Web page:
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In RedHat/CentOS distros, you start and stop services with /sbin/service:

/sbin/service httpd reload

You set whether they should run on startup with /sbin/chkconfig:

/sbin/chkconfig --levels 2345 on

What are the equivalents for a Debian-based distro like Ubuntu?

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up vote 4 down vote accepted

On Debian and Ubuntu you can run /etc/init.d scripts directly, as used to be true also on Red Hat / Centos, or use invoke-rc.d or service. I think the upstart stuff is still evolving, so this may change.

# /etc/init.d/httpd reload
# /usr/bin/service httpd reload
# /usr/sbin/invoke-rc.d httpd reload

update-rc.d is the tool corresponding to chkconfig.

# /usr/sbin/update-rc.d httpd start 20 2 3 4 5 . 80 0 1 6 .

But insserv is becoming the standard way to do this:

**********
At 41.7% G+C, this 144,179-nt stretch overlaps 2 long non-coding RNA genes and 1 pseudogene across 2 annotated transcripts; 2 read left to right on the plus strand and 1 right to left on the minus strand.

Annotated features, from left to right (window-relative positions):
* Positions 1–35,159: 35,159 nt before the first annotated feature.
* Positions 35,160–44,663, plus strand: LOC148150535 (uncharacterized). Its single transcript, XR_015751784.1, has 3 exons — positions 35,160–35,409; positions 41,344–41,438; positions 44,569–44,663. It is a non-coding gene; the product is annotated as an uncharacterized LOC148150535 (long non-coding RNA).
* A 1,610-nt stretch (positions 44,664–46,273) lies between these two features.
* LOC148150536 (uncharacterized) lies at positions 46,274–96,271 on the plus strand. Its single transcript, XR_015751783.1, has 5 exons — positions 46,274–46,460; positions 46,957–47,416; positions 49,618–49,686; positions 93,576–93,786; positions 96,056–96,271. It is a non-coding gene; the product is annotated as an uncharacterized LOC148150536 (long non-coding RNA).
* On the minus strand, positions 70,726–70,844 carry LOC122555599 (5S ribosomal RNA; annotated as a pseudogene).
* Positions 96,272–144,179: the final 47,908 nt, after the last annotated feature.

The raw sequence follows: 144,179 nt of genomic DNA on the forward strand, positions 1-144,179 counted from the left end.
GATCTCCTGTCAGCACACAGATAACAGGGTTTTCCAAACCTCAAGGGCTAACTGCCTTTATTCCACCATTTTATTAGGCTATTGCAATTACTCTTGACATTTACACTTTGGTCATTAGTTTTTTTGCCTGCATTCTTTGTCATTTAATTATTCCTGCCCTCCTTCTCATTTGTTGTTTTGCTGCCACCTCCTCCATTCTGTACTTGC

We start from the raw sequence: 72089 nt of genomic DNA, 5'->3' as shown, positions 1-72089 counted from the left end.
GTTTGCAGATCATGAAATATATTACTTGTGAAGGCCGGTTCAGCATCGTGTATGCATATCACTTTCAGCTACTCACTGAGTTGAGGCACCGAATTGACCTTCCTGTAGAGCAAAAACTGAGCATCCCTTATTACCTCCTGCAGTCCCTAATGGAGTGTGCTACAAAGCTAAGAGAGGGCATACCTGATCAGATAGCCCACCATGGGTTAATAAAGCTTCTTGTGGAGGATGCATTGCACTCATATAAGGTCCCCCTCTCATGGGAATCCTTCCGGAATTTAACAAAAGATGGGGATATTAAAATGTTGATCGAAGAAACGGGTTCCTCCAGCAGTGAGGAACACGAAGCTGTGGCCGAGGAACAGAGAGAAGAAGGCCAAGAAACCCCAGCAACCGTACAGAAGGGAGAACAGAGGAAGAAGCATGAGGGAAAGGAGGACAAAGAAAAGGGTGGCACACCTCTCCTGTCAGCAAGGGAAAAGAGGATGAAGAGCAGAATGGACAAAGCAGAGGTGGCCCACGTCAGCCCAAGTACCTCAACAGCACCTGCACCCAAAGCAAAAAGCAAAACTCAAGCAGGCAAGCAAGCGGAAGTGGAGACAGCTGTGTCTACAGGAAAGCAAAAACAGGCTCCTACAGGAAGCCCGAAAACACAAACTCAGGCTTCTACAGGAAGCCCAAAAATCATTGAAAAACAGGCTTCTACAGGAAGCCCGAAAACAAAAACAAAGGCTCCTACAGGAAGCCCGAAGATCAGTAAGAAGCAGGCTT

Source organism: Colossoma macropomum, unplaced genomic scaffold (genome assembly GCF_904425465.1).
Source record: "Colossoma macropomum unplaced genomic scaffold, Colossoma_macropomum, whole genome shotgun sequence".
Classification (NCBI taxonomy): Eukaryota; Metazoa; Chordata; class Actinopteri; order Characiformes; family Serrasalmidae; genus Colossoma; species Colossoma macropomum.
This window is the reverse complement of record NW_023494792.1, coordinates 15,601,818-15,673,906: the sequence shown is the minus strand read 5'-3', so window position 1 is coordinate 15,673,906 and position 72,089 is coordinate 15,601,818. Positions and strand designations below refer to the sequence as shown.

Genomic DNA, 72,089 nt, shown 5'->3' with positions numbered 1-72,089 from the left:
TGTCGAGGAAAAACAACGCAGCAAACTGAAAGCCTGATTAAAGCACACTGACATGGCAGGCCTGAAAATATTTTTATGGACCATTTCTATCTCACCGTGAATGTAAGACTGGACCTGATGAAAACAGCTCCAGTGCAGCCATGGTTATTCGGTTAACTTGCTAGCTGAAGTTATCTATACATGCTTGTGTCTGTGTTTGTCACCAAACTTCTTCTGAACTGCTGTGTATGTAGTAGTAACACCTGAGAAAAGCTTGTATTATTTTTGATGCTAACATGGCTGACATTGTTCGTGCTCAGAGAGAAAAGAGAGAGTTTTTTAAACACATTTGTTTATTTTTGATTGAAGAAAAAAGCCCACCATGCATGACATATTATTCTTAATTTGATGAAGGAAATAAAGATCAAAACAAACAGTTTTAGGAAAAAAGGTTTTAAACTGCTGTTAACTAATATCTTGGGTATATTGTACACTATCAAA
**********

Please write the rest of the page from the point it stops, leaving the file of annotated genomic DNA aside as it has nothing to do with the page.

# /sbin/insserv httpd,start=2,3,4,5 # 0,1,6 will be automatically set to off
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You still can run init.d scripts directly in RedHat/Centos. – JeffG Mar 10 '11 at 3:13

Services can be started/stopped in Ubuntu with /usr/sbin/service serviceName start|stop. The syntax is the same as RH/Cent, but the path is different. Upstart isn't currently used in Debian, so use /etc/init.d/service serviceName start|stop instead.

/usr/sbin/update-rc.d is what I use to enable/disable services at startup. Check out the manpage for more details.

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